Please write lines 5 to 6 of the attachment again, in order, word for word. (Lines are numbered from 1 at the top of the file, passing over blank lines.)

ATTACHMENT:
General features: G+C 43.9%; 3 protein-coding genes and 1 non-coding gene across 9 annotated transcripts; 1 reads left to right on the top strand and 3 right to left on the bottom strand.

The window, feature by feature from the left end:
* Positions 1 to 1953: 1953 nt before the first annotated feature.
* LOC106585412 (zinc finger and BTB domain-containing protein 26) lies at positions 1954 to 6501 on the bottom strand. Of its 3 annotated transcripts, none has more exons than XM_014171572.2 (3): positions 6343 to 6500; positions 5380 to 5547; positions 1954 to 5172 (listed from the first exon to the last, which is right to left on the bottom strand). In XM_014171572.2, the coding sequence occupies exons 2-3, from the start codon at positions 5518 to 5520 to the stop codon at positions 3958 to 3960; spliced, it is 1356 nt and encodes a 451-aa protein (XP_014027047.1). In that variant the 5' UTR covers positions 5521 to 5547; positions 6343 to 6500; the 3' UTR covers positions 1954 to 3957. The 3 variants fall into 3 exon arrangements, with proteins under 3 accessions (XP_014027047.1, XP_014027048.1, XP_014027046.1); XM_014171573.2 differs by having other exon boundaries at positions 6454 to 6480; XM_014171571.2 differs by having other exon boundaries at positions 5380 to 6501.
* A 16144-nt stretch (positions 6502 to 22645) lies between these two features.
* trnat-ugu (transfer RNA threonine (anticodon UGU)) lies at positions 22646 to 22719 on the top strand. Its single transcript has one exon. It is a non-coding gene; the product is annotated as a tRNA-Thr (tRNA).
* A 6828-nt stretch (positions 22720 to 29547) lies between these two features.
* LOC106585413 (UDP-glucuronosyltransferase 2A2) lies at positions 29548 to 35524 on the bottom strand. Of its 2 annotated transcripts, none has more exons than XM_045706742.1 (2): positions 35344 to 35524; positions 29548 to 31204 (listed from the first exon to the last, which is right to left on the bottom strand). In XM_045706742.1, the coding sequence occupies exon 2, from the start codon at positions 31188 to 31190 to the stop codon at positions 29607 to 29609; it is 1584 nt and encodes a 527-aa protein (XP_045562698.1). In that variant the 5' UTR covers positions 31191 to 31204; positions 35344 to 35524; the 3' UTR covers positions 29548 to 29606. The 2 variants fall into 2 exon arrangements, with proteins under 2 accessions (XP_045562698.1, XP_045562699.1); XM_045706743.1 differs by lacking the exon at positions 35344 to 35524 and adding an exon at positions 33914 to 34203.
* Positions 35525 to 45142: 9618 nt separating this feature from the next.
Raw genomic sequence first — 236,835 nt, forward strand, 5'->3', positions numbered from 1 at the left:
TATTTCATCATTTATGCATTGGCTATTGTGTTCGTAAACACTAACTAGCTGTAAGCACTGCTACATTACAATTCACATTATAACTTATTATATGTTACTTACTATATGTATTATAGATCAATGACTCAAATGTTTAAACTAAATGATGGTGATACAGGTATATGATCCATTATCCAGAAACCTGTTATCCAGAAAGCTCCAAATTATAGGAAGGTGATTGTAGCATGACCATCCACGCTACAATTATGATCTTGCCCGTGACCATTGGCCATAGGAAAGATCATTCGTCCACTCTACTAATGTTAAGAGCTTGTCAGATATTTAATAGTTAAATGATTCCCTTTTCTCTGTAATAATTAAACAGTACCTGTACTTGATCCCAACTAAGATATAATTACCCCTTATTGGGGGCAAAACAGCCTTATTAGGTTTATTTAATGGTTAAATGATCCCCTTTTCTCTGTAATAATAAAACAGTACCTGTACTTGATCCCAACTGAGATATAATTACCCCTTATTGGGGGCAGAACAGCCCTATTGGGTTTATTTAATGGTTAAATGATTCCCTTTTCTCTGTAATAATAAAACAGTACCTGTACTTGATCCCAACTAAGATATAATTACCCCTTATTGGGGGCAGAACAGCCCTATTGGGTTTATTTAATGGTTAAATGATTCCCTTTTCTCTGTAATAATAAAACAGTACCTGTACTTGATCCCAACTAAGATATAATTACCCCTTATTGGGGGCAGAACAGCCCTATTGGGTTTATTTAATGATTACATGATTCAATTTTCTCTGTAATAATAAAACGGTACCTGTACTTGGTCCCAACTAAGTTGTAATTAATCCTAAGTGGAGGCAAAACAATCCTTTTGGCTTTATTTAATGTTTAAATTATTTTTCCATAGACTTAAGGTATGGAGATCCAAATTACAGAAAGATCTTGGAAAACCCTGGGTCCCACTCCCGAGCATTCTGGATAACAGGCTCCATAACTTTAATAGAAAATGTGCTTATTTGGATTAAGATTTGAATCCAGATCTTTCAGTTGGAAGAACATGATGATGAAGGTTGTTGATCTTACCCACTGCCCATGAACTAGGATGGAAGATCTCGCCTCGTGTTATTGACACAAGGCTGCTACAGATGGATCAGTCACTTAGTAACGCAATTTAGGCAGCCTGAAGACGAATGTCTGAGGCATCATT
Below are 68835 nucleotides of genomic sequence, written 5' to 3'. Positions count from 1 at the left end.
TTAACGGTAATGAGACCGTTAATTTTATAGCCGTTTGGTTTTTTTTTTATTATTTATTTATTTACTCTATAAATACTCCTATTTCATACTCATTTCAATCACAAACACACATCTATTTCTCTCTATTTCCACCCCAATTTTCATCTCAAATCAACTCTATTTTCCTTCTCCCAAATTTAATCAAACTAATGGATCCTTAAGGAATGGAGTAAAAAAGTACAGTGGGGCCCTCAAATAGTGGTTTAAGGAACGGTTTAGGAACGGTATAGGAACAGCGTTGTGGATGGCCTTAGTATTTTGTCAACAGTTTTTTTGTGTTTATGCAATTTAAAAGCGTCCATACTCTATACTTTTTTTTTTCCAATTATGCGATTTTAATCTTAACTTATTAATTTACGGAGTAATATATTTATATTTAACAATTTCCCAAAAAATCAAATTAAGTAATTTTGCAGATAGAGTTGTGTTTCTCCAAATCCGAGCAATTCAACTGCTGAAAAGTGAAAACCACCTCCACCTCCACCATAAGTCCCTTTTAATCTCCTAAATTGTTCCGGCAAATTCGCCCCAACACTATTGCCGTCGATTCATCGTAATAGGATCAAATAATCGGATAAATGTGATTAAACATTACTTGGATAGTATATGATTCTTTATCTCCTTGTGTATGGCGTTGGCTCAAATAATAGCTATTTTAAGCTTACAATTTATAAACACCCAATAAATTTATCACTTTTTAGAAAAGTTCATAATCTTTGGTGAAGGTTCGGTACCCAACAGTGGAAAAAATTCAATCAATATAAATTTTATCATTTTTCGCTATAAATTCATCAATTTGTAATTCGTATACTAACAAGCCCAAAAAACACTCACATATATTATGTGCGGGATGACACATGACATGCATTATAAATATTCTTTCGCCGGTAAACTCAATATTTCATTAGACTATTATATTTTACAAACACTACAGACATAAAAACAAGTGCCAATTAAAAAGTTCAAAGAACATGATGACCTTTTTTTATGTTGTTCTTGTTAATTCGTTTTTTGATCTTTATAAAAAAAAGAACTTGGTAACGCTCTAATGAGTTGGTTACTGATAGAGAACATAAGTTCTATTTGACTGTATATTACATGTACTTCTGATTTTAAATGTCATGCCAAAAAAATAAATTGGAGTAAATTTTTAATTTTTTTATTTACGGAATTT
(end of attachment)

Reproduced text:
* A 16144-nt stretch (positions 6502 to 22645) lies between these two features.
* trnat-ugu (transfer RNA threonine (anticodon UGU)) lies at positions 22646 to 22719 on the top strand. Its single transcript has one exon. It is a non-coding gene; the product is annotated as a tRNA-Thr (tRNA).